In the ZDOCK decoys, only heavy atoms have coordinates. All polar hydrogen atoms are added to decoy sets with the program REDUCE.67 Nonpolar hydrogen atoms are ignored. To reduce the possible effect of overoptimization and computational time, only 3/4 of sidechain-optimized decoys with high binding affinity are selected for energy minimization. We discard 1/4 of decoys with the lowest predicted binding affinities after sidechain modeling. This is because those decoys usually contain severe atomic clashes and could be overoptimized if they are used in energy minimization.

EMPIRE score function

We develop the EMPIRE score function by extending the sidechain energy described earlier for the evaluation of binding affinity. Equation (1) becomes

equation image
(2)

Here, each term is evaluated between two binding proteins rather than between a given sidechain and a protein in sidechain optimization. For example, An external file that holds a picture, illustration, etc.
Object name is prot0069-0244-mu4.jpg is the contacting surface area between two proteins and An external file that holds a picture, illustration, etc.
Object name is prot0069-0244-mu5.jpg An external file that holds a picture, illustration, etc.
Object name is prot0069-0244-mu6.jpg is the difference between buried hydrophobic (hydrophilic) solvent accessible surface areas before and after the binding. Both sidechain and mainchain atoms are included in calculation. Unlike Eq. (1) for protein design, the terms f1,f2,Nssbond, and ΔGref make no contribution to binding affinity and are not considered. However, we need to add a reference value of the protein–protein interaction to Eq. (2) instead of amino acid reference value in Eq. (1) to calculate binding free energy. Similar to the role of amino acid reference value (ΔGref) in Eq. (1), the interface reference value is the nonspecific interaction energy between the two proteins in a refined decoy complex. Because the amino-acid reference values strongly correlate with the size of amino acid residues,62 we hypothesize that the interface reference value is proportional to the buried solvent accessible surface area of the interface. That is,

equation image
(3)

where c1, c2, and c3 are to-be-determined constants (see Results) and SI is the buried solvent accessible surface area of interface obtained with a solvent probe of radius 1.4 Å.

RESULTS

EMPIRE score function

We obtain the three constants (c1, c2, and c3) of the reference state [Eq. (3), methods] by multiple linear-regression analysis between EI, SI, and ΔGexp. The training set (1ppf, 3sgb, 1jhl, 2ptc, 1cho, 1acb, 2kai, 1vfb, 1mlc, 1nmb, 1brs, and 1ycs) are selected from 75 complexes collected by Conte et al.69 Here, a complex is selected for training if (1) its structure has a resolution of 2.5 Å or higher, (2) it does not undergo disorder–order transitions upon association, (3) its binding affinity70 is known, and (4) its buried interface area is between 1200 and 1600 Å2. The medium size of binding interface is used here because significant conformational changes between complexed and free components are observed69 for large interfaces of 2000–4660 Å2. Thus, they are not suitable for the purpose of obtaining the reference state.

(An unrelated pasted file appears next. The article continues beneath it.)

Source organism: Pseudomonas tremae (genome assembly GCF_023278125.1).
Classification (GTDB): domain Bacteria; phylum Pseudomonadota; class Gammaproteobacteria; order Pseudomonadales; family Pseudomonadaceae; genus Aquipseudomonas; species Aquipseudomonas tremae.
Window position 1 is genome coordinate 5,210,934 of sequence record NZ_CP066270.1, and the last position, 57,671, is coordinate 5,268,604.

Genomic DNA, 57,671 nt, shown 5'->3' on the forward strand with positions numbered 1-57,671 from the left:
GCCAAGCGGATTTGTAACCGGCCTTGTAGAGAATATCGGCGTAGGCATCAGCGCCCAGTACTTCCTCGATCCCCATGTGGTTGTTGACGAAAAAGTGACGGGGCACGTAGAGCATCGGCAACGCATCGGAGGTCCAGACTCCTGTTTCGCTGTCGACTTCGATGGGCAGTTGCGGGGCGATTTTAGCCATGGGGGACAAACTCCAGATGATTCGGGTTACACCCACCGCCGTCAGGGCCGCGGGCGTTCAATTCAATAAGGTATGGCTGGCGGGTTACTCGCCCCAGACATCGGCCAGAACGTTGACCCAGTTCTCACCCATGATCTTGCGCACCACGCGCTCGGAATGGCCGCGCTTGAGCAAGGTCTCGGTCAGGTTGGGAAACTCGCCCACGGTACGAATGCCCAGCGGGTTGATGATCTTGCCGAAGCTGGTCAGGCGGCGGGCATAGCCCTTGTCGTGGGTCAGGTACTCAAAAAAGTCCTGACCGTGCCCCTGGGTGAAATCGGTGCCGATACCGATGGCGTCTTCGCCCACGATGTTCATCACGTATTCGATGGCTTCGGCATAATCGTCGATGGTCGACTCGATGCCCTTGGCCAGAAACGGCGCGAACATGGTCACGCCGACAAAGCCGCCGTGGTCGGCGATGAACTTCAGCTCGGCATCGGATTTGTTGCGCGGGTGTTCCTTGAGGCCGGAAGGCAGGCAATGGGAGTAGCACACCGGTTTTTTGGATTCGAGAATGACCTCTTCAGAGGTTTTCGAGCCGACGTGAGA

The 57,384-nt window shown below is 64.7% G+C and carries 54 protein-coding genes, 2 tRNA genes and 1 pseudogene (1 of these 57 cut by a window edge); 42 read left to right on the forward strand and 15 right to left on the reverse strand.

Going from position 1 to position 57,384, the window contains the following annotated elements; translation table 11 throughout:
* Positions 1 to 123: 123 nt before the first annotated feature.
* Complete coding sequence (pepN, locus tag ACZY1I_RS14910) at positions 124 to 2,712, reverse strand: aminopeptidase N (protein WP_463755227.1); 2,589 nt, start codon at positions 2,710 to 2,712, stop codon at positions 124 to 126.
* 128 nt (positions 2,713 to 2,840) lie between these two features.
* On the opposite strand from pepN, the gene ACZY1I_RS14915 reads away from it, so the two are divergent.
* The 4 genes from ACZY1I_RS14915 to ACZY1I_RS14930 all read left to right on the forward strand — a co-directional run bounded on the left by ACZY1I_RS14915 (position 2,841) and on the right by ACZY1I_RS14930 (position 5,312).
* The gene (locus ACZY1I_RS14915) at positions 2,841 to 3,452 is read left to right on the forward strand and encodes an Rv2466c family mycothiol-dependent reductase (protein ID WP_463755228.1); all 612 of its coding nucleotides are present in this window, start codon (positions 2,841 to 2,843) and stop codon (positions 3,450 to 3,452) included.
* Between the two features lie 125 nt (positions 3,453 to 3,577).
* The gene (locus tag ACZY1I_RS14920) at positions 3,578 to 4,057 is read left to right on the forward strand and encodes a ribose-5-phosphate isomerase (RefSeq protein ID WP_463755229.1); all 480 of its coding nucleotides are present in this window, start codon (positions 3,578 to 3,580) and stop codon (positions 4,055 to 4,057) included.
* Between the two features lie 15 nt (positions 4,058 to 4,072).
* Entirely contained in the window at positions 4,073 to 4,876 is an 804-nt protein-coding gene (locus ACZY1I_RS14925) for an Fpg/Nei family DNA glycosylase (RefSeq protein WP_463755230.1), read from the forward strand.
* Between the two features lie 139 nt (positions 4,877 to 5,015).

We first attempted to use Eq. (3) for linear regression with the above-described training set. However, we found that ΔGexp does not have a significant correlation with SI. This leads to a nearly negligible c2. Thus, we employ EI as the dependent variable in the regression, instead. This yields the equation: EI = 3.09 ΔGexp − 0.0295 SI + 3.77. Then, a simple inversion yields c1 = 0.324, c2 = 0.00955, and c3 = −1.22. The energy unit is kilocalories per mole. The correlation coefficient between the calculated and experimental binding free energies is 0.73. The fact that c2 > 0 indicates the unfavorable contribution to association.

Application to the RosettaDock decoy set

The EMPIRE score function is tested in the RosettaDock unbound docking decoy set of 54 protein–protein complexes. As in Ref.41, the selection capability of a score function is characterized by the number of structures within the five lowest energy structures whose root mean squared deviation (rmsd) values are less than 10 Å from the native complex structure (nrmsd). The rmsd value is calculated over the distance deviation of the Cα atoms of the smaller docking partner in the fixed coordinate frame of the larger partner. Gray et al. further defined that a discrimination is successful if nrmsd is greater than or equal to three.

Without structural refinement, we find that the success rate based on nrmsd ≥ 3 is 37/54 (69%) for EMPIRE, compared with 34/54 (63%) for RosettaDock.41 The success rate of EMPIRE, after 50 steps of energy minimization, increases further to 39/54 (72%). It should be noted that without the reference state, the success rate for the direct application of Eq. (2) to RosettaDock decoy sets will be 35/54. Table TableII compares the performance of the EMPIRE energy function for minimized RosettaDock decoys with that of RosettaDock. There are 21 targets in which EMPIRE has more near-native structures in top 5 than RosettaDock does whereas there are only 10 targets in which RosettaDock has more. The difference illustrates the significant improvement of EMPIRE over RosettaDock.

Table I